Biden says he warned Putin on cyberattacks, Navalny's health
President Biden said he warned Vladimir Putin in their meeting in Geneva on Wednesday that Russia will face stiff consequences if it conducts cyberattacks on critical U.S. infrastructure or allows opposition leader Alexei Navalny to die.
What he's saying: "Where we have differences, I want President Putin to understand why I say what I say, and why I do what I do. And how we will respond to different actions that harm America's interests," Biden said at a press conference following the summit, which was shorter than expected.
- On Navalny, Biden said he told Putin the consequences if he died in prison would be "devastating for Russia."
- On cybersecurity, Biden said he presented Putin with what the U.S. considers the critical elements of its infrastructure and told him the U.S. would respond forcefully — with cyber means of its own — if they were targeted. "We'll find out whether we have a cybersecurity arrangement that begins to bring some order," he said.
- On nuclear security, Biden said a strategic dialogue would be launched and the U.S. would know within the next six months to a year whether it was a serious process likely to yield results.
Key quotes from Biden's press conference:
- "How could I be the president of the United States of America and not speak out against the violation of human rights?"
- "The bottom line is, I told President Putin that we need to have some basic rules of the road that we can all abide by."
- "My agenda is not against Russia or anybody else. It's for the American people."
- Biden said Putin "still is concerned that we in fact are looking to take him down," but "the last thing he wants now is a cold war."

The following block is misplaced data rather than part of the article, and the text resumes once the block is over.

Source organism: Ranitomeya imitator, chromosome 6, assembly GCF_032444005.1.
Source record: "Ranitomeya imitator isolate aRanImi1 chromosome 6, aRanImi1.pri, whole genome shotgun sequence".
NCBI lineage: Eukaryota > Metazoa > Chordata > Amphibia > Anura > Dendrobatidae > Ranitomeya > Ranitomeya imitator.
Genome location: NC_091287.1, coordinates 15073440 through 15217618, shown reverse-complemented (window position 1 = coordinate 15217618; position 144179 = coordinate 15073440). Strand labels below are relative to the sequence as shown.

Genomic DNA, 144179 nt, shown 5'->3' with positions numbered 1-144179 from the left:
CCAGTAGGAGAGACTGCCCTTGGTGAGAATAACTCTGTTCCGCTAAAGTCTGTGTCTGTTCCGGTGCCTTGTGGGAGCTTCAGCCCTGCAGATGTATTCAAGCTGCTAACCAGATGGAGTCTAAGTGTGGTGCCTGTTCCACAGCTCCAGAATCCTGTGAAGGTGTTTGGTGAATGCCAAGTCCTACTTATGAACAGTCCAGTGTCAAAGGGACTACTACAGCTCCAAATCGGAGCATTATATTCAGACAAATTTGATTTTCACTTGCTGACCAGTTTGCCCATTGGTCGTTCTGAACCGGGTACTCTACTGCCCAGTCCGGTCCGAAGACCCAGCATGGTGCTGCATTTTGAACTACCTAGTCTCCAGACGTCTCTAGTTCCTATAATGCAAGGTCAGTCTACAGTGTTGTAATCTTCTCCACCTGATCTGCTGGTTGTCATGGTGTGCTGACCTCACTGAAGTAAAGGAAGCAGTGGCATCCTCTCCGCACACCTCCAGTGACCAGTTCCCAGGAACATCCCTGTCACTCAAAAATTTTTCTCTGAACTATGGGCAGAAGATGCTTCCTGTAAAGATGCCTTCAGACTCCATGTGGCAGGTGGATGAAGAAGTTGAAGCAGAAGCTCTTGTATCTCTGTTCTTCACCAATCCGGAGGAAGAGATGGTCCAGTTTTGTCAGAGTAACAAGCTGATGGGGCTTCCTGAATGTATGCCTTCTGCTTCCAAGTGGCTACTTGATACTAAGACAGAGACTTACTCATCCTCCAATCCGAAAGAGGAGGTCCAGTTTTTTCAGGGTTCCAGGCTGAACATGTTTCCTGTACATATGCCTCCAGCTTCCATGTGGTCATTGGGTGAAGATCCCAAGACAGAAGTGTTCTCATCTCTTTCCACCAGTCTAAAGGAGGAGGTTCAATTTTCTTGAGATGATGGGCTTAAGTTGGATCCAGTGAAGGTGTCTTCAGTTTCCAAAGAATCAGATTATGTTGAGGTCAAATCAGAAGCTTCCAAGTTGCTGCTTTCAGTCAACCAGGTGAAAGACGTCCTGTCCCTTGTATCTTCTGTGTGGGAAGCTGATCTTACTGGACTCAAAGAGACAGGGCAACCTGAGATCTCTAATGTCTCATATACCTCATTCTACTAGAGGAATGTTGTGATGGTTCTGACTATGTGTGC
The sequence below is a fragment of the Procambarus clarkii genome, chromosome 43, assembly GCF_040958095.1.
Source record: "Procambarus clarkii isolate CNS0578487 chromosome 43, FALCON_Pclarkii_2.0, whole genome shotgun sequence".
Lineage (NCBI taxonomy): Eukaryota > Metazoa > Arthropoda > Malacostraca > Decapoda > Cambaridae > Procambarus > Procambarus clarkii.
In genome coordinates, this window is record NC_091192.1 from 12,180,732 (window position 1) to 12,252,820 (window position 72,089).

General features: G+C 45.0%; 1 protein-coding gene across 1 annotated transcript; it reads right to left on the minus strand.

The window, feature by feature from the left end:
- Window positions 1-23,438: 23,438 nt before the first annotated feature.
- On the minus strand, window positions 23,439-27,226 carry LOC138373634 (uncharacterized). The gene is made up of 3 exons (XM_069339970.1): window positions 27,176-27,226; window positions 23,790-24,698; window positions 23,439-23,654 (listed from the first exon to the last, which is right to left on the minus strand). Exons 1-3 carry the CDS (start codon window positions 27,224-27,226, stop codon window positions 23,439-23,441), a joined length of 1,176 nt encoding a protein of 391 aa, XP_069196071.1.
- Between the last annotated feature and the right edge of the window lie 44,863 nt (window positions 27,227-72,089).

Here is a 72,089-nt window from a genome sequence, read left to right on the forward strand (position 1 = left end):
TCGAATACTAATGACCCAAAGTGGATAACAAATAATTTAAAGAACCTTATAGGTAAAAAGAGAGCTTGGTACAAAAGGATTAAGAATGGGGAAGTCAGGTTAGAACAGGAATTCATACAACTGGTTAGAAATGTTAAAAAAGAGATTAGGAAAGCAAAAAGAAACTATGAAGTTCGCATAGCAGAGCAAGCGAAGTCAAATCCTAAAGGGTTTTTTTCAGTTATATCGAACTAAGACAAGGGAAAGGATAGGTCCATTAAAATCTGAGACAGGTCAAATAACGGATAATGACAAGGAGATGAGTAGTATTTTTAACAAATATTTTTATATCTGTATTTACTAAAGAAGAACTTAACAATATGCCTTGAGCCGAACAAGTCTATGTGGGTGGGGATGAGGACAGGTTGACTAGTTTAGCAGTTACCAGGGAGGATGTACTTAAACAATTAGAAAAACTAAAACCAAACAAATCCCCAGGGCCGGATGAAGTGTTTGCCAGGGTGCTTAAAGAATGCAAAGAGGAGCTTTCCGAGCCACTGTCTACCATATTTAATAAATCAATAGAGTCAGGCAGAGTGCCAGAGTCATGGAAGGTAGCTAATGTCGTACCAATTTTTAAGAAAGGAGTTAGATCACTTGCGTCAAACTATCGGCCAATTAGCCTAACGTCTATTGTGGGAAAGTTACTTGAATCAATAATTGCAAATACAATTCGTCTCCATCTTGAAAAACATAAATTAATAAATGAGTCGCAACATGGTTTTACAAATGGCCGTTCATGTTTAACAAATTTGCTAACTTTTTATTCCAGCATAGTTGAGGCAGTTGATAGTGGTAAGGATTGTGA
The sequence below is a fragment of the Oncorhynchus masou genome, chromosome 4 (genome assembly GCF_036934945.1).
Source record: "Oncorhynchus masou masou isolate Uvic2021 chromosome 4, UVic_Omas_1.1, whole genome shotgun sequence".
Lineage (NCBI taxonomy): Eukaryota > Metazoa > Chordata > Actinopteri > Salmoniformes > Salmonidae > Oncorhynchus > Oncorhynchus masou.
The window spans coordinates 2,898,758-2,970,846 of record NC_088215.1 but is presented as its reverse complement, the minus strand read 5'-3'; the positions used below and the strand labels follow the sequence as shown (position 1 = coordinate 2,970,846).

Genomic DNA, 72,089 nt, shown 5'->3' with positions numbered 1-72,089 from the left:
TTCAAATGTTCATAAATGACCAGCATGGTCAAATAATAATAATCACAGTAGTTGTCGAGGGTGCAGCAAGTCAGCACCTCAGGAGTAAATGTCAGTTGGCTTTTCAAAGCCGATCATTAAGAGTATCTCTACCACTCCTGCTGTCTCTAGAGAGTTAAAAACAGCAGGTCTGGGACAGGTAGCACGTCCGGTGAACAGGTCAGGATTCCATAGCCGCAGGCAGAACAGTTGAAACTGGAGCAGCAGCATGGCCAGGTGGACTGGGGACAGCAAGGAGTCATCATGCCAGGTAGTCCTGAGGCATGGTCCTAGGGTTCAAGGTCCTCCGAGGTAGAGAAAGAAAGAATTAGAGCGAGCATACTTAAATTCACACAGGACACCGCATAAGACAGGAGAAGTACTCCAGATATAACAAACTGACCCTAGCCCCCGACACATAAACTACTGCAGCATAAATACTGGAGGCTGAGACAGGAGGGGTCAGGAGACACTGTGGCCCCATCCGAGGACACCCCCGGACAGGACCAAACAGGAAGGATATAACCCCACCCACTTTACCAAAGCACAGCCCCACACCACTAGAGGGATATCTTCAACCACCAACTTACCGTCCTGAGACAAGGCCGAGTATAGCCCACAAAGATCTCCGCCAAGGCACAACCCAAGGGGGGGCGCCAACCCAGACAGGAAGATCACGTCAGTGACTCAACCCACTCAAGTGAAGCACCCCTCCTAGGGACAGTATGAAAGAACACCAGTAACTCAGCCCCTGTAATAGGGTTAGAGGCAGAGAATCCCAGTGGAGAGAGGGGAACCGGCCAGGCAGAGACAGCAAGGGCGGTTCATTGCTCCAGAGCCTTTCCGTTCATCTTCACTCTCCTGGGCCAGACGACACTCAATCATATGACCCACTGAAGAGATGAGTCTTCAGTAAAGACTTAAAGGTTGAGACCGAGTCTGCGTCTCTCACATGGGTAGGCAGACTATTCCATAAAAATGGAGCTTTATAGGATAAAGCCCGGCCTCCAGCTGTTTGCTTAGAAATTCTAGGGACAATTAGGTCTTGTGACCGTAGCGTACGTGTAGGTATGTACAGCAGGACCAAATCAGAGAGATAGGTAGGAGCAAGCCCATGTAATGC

As to why the summit was shorter than planned, Biden said he and Putin covered all of the key issues in their meeting — with only their foreign ministers present — and then recapped those discussions with the larger group to ensure there were no misunderstandings.
"After two hours there, we looked at each other like, OK, what's next?"— President Biden
The other side: During his own press conference after the meeting, Putin described the summit as "constructive" and said he did not think "there was any kind of hostility” between the two leaders.
- "Many of our joint positions are divergent, but nevertheless I think both sides manifested a determination to try and understand each other and try and converge our positions," Putin told reporters.
- "The meeting, you know, was actually very sufficient, and it was substantive and specific, and it was aimed at achieving results."
The big picture: Biden said he relayed to Putin human rights concerns on Navalny and jailed former U.S. Marines Trevor Reed and Paul Whelan.
- He also gave the Russian president a list of 16 critical infrastructure entities that are off limits as targets for cyberattacks and vowed to use the U.S.' "significant" cyber capabilities to respond if they are targeted.
- The most concrete result of the meeting was an agreement between the U.S. and Russia to immediately return ambassadors to their posts in Moscow and Washington, which Putin announced during his conference.
Go deeper: Biden and Putin conclude second round of closed-door talks
Editor's note: This is a breaking news story. Please check back for updates.